It was pretty quiet in the gold world on Planet Earth on Monday. The price was up about ten bucks or so about thirty minutes after the London open...and then chopped around five dollars either side of that for the rest of the trading day.
The high, such was it was, came at 3:30 p.m. Eastern time in the electronic market in New York...and Kitco recorded that as $1,598.20 spot...and then it got sold off before it could break through the $1,600 price mark.
Gold closed at $1,593.60 spot...up $12.10 on the day. Gross volume was around 189,000 contracts.
Silver's price path was about the same, although the high tick of the day [around $29.30 spot] came shortly before the London silver fix at noon GMT. After that, silver got sold down about 30 cents...and closed at $28.99 spot...up 23 cents on the day. Volume, net of all the roll-overs out of the March delivery month, was quiet at around 23,500 contracts.
The dollar index closed at 81.46 on Friday evening in New York...an immediately jumped up to 81.63 at the open on Sunday evening in New York. From that point, it traded sideways until 1:00 p.m. Hong Kong time...and then headed south. The low price tick [81.09] came at precisely 8:00 a.m in New York...and then took off to the upside. It closed the Monday trading session at 81.89...it's high of the day...up 43 basis points from it's Friday close.
Once again there was no co-relation between what the dollar index was doing and what was going in the precious metal markets.
The gold stocks gapped up a bit over a percent at the open...and then traded basically flat from there, although there was a bit of a rally going into the high price tick of the day, but that rally got sold down when the gold price got sold down after attempting to break above the $1,600 sport price. The HUI finished up 1.35% on the day.
With the very odd exception, all the silver stocks I track all finished in the green...and Nick Laird's Silver Sentiment Index closed up 0.68%.
(Click on image to enlarge)
The CME's Daily Delivery Report showed that 63 gold contracts were posted for delivery on Wednesday...which should just about be all the deliveries for the February month in gold. There may be a handful more between now and the 28th...but not many. There were no silver contracts issued for delivery. The issuers and stoppers in yesterday's report included "all the usual suspects"...and the link to that activity is here.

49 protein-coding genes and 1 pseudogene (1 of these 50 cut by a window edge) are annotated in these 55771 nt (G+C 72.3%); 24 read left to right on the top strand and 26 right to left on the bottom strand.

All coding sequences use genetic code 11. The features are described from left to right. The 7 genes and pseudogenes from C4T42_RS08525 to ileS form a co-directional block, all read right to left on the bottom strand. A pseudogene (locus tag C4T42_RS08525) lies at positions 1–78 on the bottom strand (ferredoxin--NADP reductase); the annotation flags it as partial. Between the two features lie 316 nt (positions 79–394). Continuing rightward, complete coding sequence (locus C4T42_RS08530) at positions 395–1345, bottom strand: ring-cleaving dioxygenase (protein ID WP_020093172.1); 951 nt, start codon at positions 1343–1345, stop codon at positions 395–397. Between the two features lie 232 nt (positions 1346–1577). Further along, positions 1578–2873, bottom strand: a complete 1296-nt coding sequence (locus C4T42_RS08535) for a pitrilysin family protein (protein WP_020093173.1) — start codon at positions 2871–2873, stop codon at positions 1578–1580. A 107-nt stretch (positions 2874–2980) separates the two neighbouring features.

GLD continues to shed gold, as an authorized participant withdrew another 251,619 troy ounces yesterday. The big surprise once again was SLV...as there were no reported changes in it...as of 10:05 p.m. last evening.
The U.S. Mint had a small sales report yesterday. They didn't sell any gold eagles or gold buffaloes, but they did sell another 485,000 silver eagles. I know you're getting sick of hearing this, but I do hope that you're getting your share of them...or their equivalent in other silver bullion products.
Over at the Comex-approved depositories on Friday, they reported receiving 710,819 troy ounces of silver...and shipped 198,982 ounces of the stuff out the door. The link to that activity is here.
Here's gold's 32-year Point & Figure chart...courtesy of Nick Laird...going back to the top of the bull market in 1980. Because of the price management scheme in all the precious metals, it's hard to take gold's break below its long-term moving average seriously...or anything that comes before it, for that matter. As I've said more times that I can remember, all the precious metal charts are fabrication jobs by JPMorgan et al. They can, and they do, print whatever prices they want. However, no matter what the evidence to the contrary, there are tonnes of T/A people out there that can make up any number of ridiculous reasons why the sky is falling.